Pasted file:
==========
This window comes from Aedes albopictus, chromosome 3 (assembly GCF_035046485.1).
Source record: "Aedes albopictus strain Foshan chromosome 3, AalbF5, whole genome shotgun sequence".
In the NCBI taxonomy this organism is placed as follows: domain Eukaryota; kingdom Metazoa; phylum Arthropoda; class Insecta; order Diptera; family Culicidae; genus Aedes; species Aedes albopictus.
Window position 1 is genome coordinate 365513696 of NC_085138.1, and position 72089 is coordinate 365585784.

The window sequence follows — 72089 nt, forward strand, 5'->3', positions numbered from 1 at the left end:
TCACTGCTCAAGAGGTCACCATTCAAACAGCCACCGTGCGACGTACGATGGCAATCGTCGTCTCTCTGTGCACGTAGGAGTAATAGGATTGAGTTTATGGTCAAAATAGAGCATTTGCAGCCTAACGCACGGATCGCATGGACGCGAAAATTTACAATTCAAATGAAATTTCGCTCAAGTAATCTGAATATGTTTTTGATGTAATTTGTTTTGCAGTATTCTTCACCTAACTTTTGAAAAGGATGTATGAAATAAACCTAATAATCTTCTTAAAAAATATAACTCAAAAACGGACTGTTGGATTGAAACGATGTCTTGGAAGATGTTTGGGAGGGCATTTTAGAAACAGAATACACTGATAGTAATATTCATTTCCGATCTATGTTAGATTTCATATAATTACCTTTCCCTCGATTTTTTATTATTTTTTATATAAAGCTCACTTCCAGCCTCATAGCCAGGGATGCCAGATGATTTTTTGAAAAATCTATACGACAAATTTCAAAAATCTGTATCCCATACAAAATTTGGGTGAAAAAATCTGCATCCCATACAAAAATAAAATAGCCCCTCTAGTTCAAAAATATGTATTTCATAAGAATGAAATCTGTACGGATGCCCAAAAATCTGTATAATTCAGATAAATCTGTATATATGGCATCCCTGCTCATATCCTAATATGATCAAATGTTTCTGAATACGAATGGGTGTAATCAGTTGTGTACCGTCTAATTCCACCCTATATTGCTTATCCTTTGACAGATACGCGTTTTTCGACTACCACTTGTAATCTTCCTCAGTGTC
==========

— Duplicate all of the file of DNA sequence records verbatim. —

This window comes from Aedes albopictus, chromosome 3 (assembly GCF_035046485.1).
Source record: "Aedes albopictus strain Foshan chromosome 3, AalbF5, whole genome shotgun sequence".
In the NCBI taxonomy this organism is placed as follows: domain Eukaryota; kingdom Metazoa; phylum Arthropoda; class Insecta; order Diptera; family Culicidae; genus Aedes; species Aedes albopictus.
Window position 1 is genome coordinate 365513696 of NC_085138.1, and position 72089 is coordinate 365585784.

The window sequence follows — 72089 nt, forward strand, 5'->3', positions numbered from 1 at the left end:
TCACTGCTCAAGAGGTCACCATTCAAACAGCCACCGTGCGACGTACGATGGCAATCGTCGTCTCTCTGTGCACGTAGGAGTAATAGGATTGAGTTTATGGTCAAAATAGAGCATTTGCAGCCTAACGCACGGATCGCATGGACGCGAAAATTTACAATTCAAATGAAATTTCGCTCAAGTAATCTGAATATGTTTTTGATGTAATTTGTTTTGCAGTATTCTTCACCTAACTTTTGAAAAGGATGTATGAAATAAACCTAATAATCTTCTTAAAAAATATAACTCAAAAACGGACTGTTGGATTGAAACGATGTCTTGGAAGATGTTTGGGAGGGCATTTTAGAAACAGAATACACTGATAGTAATATTCATTTCCGATCTATGTTAGATTTCATATAATTACCTTTCCCTCGATTTTTTATTATTTTTTATATAAAGCTCACTTCCAGCCTCATAGCCAGGGATGCCAGATGATTTTTTGAAAAATCTATACGACAAATTTCAAAAATCTGTATCCCATACAAAATTTGGGTGAAAAAATCTGCATCCCATACAAAAATAAAATAGCCCCTCTAGTTCAAAAATATGTATTTCATAAGAATGAAATCTGTACGGATGCCCAAAAATCTGTATAATTCAGATAAATCTGTATATATGGCATCCCTGCTCATATCCTAATATGATCAAATGTTTCTGAATACGAATGGGTGTAATCAGTTGTGTACCGTCTAATTCCACCCTATATTGCTTATCCTTTGACAGATACGCGTTTTTCGACTACCACTTGTAATCTTCCTCAGTGTC